This guide will cover the basics of power in SS14 as well as how to property setup a distribution grid for the power you generate.
All power on the station comes from either a generator or an energy storage device. In this section we will discuss generators, and in brief, engines. All engines are generators but not all generators are engines.
The Antimatter Engine Reactor
The Antimatter Engine Reactor (usually called AME) is the main source of power in the station. First grab the AME parts from the Packaged antimatter reactor crate and place them in a rectangle/square formation (note that the square/rectangle must be of at least 3x3, otherwise it won't work).
Take your multitool from your belt and click on each one of the AME parts. This will unpack them and spawn an unpassable, indestructible AME shielding. Now open the antimatter control unit crate which will release an AME Controller. Drag it near the generator a wrench it. Now take an AME fuel jar from the antimatter containment jar crate and place it in the AME Controller.
Open the AME Controller menu and click on "Toggle injection" bellow the "Engine Status:" text. If the AME and the AME Controller light up then it's currently generating power. Increase the injection amount to be double of the amount of cores; for example: if you have 2 cores click on "Increase" until the "Injection ammount:" reaches 4. The AME should be making "bonks" every now and then.
Solar power is a passive means of generating power. A solar array is made up of a number of solar panels, a single solar tracker device and a solar control computer (console) nearby to properly control and manage the panels.
Most if not all solar arrays start off not connected to the station, and need to be connected via HV cables underneath each panel and connected back to the station. Once connected, use the solar control computer to change the angle and speed of tracking for the panels as shown below:
Notice the graph on the right has a T shaped white line and a yellow / golden line. The aim is to alter the panel angle (white T line) to match the sun angle (yellow line). Some experimentation might be needed to setup the angular velocity correctly so that the lines stay in sync and generate maximum wattage.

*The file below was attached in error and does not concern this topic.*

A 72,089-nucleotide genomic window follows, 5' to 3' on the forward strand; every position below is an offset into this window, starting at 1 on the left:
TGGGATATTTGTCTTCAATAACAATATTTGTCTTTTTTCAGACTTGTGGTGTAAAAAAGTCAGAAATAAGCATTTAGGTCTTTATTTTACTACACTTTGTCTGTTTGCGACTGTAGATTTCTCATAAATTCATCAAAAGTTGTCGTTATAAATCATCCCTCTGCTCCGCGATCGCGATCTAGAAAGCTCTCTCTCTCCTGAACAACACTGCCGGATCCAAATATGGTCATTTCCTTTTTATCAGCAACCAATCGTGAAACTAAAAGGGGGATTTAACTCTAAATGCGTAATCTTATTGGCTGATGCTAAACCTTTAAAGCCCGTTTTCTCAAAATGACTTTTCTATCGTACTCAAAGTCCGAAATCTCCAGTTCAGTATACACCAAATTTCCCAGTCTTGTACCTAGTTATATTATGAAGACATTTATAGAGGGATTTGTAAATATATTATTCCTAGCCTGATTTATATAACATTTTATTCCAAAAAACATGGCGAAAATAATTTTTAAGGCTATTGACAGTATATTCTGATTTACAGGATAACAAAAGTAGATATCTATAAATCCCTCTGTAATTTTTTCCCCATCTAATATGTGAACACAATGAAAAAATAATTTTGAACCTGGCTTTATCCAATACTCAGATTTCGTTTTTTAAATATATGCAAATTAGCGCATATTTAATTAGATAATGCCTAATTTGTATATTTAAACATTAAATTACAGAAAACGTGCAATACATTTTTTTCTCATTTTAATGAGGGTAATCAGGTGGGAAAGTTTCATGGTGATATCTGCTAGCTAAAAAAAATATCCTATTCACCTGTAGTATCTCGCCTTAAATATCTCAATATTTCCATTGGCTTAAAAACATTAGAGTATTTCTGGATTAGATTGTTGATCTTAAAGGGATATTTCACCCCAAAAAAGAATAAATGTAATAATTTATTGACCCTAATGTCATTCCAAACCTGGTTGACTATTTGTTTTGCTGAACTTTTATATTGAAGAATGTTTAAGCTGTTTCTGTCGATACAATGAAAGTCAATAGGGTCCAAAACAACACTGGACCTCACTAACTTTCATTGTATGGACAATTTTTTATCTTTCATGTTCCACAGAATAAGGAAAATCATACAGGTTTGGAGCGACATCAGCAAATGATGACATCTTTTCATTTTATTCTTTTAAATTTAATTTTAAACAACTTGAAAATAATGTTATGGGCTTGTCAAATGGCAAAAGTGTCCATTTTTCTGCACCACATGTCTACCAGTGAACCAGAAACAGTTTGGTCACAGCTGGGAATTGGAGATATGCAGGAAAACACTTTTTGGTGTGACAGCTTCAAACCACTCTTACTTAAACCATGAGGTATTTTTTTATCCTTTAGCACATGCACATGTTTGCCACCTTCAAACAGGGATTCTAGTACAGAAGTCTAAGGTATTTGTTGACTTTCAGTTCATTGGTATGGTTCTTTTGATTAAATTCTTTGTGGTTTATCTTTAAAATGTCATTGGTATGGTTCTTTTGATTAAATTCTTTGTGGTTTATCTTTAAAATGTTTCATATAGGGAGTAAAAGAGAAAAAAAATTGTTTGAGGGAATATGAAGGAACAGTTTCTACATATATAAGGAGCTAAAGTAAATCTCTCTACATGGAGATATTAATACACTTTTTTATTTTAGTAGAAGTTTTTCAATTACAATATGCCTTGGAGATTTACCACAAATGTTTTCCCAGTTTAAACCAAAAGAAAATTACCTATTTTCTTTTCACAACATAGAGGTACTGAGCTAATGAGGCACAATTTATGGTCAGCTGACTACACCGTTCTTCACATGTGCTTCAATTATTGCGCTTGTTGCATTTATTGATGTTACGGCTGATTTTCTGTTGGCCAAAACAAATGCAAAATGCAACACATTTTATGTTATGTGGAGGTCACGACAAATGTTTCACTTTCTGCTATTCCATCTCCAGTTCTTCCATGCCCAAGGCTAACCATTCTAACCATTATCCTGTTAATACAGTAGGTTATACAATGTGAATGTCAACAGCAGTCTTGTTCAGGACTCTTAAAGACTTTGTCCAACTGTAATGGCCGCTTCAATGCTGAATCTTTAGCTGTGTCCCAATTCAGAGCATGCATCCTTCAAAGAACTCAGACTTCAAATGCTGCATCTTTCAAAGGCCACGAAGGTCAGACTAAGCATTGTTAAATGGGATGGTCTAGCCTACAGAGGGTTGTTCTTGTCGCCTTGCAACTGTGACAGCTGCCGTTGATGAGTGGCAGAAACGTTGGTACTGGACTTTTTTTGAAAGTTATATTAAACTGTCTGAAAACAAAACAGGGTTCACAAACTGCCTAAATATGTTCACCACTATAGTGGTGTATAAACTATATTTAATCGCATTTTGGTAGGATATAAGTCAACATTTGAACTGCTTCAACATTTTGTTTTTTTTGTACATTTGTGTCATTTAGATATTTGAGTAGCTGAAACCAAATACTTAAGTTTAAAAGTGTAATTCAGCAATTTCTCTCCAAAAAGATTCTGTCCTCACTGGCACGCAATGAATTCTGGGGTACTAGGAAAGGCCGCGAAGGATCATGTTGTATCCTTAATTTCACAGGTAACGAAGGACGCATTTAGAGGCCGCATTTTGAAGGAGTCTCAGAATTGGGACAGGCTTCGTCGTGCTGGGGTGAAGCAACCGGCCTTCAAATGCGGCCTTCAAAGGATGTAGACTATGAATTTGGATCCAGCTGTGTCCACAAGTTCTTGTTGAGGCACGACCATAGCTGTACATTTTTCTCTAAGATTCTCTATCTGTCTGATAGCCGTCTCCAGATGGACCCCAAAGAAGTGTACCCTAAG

A typical panel near max output will produce 1500W (1.5kW). This would be enough to power roughly 1 machine and 1 computer (this figure may change as balance changes are made).
Small Portable Generators
The simplest and most basic of all generators on this list is the standard portable generator. This generator when wrenched down on to a tile above a HV cable will produce 3000W (3kW) of electricity to the grid. Currently they do not consume any fuel but in future they consume plasma sheets or gas (likely).
Due to their size these generators are ideal for small shuttles and ships.
Gravitational Singularity Engine
The singularity is one of the most well known and potentially dangerous forms of generating power in SS14. It uses a particle accelerator to fire high energy particles at a singularity generator to spawn a singularity. The singularity then pulses radiation which is absorbed by radiation collectors around it's perimeter.
The singularity must be kept inside a containment field setup with emitters, otherwise if not contained the singularity will consume matter like a black hole and grow to a massive state. If starved of particles or matter, the singularity will slowly shrink until it collapses so once the singularity is of the correct size, it's wise to turn down the particle accelerator to a lower power setting to prevent it growing out of hand.
The largest size singularity before you risk it breaking loose can generate between 1.4 and 1.6 MW with 24 radiation collectors. This value is verty likely to change and will even change depending on the layout of your engine (radiation falls off over distance so closer collectors will net more power). In future, radiation collectors will also require plasma tanks to function and will run out over time.
Transmission & Distribution
Power transmission in SS14 comes in three different flavors, high voltage (HV) cables (orange), medium voltage (MV) cables (yellow) and low voltage (LV) cables (green).
Power flows from generators and power storage via HV cables to substations around the station. From substations, MV cables going out transmit power from the substation and connected grid to area power controllers (APCs) where LV cables take the power the rest of the way to consumers (3-4 tile radius from the APC to devices in the area). A cable must be placed under generators, storage, substations and APCs for them to function.
Separating your Grid
One device not mentioned so far is the cable terminal. In order to separate part of your power network you will need to use a cable terminal, with a HV cable on the terminal box side and the wire side facing towards a SMES. When a HV cable is then placed under the SMES this creates two distinct HV cable networks; the side with your generation on which ends at the cable terminal, and the storage / supply side which starts at the SMES and goes out to substations.
Currently if you place a substation on the generation side of your SMES it will drain into said SMES as a supplier. This is important as in this scenario if there isn't enough generation, the substation will drain to empty causing a blackout in its connected APCs while everything on the SMES side will remain powered.